In recent years, the way content is created and consumed has fundamentally shifted. The meteoric rise of streaming and online content provided by OTT (Over-the-Top) entities — such as Netflix, Amazon Prime and Youtube — is redefining requirements throughout the technology, telecom and end-user spheres. As a predominant facet of expanding bandwidth requirements, video streaming capabilities are putting pressure on players across the telecommunications industry to reconfigure their network strategies. While plenty of opportunities exist in this new world of content, if telecom operators fail to figure out a way to successfully deliver the necessary capacity, they risk falling behind and ultimately losing their edge.
OTT media services, or third-party streaming media services provided directly to viewers over the internet, are dominating. In fact, The 2018 Global Internet Phenomena Report from networking equipment company Sandvine recently revealed that nearly 58 percent of all downstream internet traffic consists of video streaming.
This method of streaming bypasses cable, broadcast and satellite television platforms that have traditionally acted as a controller or distributor of such content. It also contrasts with other methods of purchasing or renting video content from an Internet Service Provider (ISP), such as pay television, video-on-demand or otherwise. With this recontoured method of delivery increasing consumption substantially, network architecture must pivot to deploy services beyond traditional cable and satellite television networks. If an enterprise’s network cannot deliver adequate capacity, end user experience will be compromised (resulting in poor quality playbacks, buffering, pixelation, etc.), customers will jump ship for a different provider and companies’ bottom lines will suffer.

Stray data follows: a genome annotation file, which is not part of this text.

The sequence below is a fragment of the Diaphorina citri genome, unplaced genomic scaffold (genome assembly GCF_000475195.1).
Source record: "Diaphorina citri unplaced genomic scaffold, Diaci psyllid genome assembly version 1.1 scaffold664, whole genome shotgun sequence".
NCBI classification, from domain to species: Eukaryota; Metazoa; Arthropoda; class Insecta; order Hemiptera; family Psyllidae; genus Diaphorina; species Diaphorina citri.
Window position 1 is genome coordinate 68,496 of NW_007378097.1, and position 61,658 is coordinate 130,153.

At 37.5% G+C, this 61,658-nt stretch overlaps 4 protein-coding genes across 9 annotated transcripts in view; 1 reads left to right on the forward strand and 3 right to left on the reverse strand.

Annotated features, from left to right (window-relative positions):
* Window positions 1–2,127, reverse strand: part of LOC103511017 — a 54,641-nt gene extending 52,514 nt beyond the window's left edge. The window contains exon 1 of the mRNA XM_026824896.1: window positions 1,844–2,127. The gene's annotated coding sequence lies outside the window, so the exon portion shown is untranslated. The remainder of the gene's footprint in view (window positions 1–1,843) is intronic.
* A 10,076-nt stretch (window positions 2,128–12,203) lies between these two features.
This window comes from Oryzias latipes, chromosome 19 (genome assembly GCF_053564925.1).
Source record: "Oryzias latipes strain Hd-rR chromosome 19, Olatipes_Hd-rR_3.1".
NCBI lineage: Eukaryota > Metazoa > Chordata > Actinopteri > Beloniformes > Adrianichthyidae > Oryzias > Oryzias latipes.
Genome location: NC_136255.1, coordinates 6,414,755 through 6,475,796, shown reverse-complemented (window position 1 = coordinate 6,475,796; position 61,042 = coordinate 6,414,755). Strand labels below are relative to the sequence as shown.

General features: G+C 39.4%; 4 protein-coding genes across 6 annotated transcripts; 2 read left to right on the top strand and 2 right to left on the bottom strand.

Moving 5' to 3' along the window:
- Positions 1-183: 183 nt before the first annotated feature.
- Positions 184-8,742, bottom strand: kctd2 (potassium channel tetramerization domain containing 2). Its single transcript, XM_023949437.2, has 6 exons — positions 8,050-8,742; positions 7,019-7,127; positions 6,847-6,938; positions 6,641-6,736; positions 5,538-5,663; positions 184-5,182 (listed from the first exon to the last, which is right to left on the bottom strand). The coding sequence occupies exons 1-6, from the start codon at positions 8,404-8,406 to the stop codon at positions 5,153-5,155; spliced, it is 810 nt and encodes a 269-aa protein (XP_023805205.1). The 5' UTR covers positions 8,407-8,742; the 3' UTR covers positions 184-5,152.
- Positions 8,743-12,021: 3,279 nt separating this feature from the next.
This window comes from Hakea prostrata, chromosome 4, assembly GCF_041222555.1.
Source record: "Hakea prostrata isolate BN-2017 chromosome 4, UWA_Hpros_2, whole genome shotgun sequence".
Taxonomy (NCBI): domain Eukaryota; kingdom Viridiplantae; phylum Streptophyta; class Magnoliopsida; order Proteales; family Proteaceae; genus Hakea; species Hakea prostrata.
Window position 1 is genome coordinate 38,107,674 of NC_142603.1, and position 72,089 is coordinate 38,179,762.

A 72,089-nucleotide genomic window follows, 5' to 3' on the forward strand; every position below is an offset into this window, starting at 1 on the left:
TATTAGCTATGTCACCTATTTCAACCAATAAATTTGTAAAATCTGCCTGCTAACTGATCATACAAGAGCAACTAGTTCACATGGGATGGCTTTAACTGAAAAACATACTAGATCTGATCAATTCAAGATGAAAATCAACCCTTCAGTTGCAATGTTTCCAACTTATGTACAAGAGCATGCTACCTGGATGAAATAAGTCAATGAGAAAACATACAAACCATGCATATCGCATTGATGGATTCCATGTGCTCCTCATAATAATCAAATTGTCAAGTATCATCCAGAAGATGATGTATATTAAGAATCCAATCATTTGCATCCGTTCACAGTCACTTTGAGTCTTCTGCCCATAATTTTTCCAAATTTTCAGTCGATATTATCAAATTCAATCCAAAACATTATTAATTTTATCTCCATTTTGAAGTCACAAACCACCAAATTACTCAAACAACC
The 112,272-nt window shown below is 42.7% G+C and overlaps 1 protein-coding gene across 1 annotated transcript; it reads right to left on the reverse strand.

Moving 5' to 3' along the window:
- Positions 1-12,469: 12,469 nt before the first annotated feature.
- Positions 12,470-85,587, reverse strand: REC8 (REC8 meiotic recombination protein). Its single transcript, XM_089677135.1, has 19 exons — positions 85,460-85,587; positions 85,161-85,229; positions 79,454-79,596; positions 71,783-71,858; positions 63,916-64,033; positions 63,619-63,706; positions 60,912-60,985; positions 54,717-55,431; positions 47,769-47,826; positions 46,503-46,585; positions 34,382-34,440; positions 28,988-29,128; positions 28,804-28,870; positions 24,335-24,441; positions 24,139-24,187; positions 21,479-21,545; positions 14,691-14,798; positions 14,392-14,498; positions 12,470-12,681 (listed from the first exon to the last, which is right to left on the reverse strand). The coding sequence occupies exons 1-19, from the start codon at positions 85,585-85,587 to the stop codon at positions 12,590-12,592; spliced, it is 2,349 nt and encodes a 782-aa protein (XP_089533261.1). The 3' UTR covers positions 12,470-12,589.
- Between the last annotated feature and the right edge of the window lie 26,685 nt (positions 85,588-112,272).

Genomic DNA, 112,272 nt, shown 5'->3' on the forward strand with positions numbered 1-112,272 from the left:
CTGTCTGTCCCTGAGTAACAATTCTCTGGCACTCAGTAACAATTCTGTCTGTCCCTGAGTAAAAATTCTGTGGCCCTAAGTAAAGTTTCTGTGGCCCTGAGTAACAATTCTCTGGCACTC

To support new sky-high bandwidth demand, telecom companies are using scalable cloud computing resources that support geo-redundant high availability over public internet infrastructure. This strategy provides the flexibility and availability required to support video streaming. Network providers can also increase network bandwidth with equipment upgrades, such as deploying distributed video edge caching strategies or building out virtualized or software-defined implementations.
As networks evolve, the industry is seeing that this growth of streaming aligns with the push toward the edge. While data can traverse great distances almost instantaneously, even high-end fiber optic cable is constrained by the laws of physics. Consequently, the location of the data center matters even more when consumer content is involved. To solve issues of latency, quality and capacity, moving data and content closer to the end users with a distributed data center strategy is becoming a key to success. Strategic location can cut down on latency, reducing the time it takes a piece of data to physically travel from its source to the end user.
There’s no question that streaming is permanently altering the foundations of the telecommunications industry. As a result, a sense of urgency is arising as demands grow and network solutions are needed now to keep consumers happy into the future. As the industry heads into an era where OTT content is a cornerstone, network topologies and build strategies will continue to evolve and spread to ensure seamless coverage and capacity.